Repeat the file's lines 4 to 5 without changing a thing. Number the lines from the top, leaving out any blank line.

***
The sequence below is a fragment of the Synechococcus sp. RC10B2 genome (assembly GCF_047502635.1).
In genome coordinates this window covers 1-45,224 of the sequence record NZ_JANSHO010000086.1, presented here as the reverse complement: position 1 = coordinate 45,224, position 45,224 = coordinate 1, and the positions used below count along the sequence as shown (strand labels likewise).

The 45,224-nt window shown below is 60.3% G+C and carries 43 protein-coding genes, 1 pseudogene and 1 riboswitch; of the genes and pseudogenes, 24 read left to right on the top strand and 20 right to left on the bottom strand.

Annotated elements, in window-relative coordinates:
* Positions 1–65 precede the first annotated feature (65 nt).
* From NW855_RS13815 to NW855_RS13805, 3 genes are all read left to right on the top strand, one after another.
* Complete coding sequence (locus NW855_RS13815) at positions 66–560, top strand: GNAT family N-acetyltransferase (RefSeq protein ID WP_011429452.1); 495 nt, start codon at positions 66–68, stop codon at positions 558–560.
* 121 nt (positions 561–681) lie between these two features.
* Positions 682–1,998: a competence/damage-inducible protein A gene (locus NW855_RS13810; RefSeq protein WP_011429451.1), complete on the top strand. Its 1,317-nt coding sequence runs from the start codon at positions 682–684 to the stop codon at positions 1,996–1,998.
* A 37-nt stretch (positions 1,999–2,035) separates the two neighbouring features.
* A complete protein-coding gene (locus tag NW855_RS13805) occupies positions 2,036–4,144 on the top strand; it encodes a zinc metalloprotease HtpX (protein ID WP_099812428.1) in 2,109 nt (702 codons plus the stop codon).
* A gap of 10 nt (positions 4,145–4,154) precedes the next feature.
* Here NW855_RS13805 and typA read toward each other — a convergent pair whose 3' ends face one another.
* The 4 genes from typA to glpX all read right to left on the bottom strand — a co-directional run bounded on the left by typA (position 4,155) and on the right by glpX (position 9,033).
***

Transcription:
Annotated elements, in window-relative coordinates:
* Positions 1–65 precede the first annotated feature (65 nt).